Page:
This is my latest offering for ‘Latitude quilts’. The theme was ‘The sounds of silence’.
The ‘Sounds of Silence’ was a tricky theme, as there are very few situations where there is no sound. What is it like to be deaf? Is it silent on the moon? Then I thought of the saying ‘All is Silent on the Western Front’. Being an avid reader of first and Second World War history, I remembered the pictures of pastures and woodlands turned into a muddy wasteland. This piece is meant to reflect the silence after the catastrophic winter battles on the Somme. At the recent anniversary of 9/11, I heard about a man who dug his way up and out of a collapsed tower. When he crawled out and looked around, he said what he remembered most was the absolute silence.
Using some reference pictures from books I drew up my own composition. I decided to have a large land mass and small sky. Using this drawing I made a freezer stencil mask. To reflect the sombre mood, there is no colour. I chose a piece of mottled hand dyed grey fabric as my starting point.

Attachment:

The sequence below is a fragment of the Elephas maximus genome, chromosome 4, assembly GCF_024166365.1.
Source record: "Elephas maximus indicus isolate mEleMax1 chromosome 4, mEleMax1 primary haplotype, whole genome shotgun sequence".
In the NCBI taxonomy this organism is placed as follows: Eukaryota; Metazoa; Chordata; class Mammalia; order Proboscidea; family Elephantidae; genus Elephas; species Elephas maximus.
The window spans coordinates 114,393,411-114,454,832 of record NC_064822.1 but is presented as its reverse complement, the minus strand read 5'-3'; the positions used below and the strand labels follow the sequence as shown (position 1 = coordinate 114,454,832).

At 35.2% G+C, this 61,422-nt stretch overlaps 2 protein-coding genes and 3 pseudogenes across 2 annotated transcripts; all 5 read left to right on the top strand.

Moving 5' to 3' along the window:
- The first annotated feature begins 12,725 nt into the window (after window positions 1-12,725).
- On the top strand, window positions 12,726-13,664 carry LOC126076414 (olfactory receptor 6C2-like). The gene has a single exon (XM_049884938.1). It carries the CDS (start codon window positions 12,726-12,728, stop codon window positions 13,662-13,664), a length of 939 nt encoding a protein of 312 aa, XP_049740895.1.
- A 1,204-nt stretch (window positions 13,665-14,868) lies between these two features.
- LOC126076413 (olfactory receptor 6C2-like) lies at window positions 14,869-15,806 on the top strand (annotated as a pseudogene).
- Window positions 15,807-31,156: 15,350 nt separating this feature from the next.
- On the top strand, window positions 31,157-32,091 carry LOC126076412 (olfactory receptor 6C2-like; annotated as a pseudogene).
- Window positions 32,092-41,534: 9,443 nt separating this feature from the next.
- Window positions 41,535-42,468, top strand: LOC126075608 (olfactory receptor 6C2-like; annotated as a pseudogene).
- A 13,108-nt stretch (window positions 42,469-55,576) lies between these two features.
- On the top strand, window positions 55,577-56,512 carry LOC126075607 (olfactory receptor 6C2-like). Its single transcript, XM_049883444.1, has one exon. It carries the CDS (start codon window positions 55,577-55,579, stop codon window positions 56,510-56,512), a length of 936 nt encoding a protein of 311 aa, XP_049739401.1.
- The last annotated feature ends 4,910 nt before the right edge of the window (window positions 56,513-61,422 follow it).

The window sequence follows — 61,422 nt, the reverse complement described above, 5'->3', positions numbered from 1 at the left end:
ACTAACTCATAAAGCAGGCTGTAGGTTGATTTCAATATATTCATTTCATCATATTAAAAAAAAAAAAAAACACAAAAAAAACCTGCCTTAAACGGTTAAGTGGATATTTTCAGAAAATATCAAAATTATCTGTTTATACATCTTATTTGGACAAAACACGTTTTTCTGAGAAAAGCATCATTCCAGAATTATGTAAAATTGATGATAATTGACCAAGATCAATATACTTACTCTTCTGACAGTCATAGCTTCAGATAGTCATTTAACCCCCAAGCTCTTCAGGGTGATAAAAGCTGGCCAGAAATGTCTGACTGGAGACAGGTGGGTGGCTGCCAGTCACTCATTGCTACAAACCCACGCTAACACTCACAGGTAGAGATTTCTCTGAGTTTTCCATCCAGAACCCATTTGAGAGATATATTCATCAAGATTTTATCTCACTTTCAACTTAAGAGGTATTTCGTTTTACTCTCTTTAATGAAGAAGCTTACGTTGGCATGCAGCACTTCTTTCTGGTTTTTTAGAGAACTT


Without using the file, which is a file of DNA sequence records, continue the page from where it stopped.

I then discharged all the parts I wanted white (the sky and the craters). I then masked them off and applied a shiva stick rubbing over various handmade collograph plates. These were made previously with things such as toothpicks and lace glued to cardboard and varnished. The reflections were added with Inktense pencils. The trees, wheel and fence posts were fused on lastly.
I usually thread paint my pieces with a stabilizer before I layer them up and quilt them. This time I decided to go straight to the quilting. I used horizontal lines in metallic and rayon threads for the puddles. To offset this, the sky was done in vertical lines. The ground was quilted in a heavier variegated thread (Valdini) in a squiggly pattern that got smaller and more horizontal towards the horizon.
I tried to add a canon gun with the wheel, but it just didn’t look right. This perhaps would have added more weight to the theme. I will also experiment more with the barbed wire- I executed it with bobbin drawing this time and I’m not sure whether this quite worked. There must be a better way!
This was a quick and satisfying quilt to make and one I would like to make into a larger and more considered piece. This would be especially significant as the centenary of the first landing at Gallipoli (and subsequent First World War events) is coming up in 2015. My great grandfather was in the first landing of Australian soldiers on April 25th, now our national day of remembrance, Anzac Day.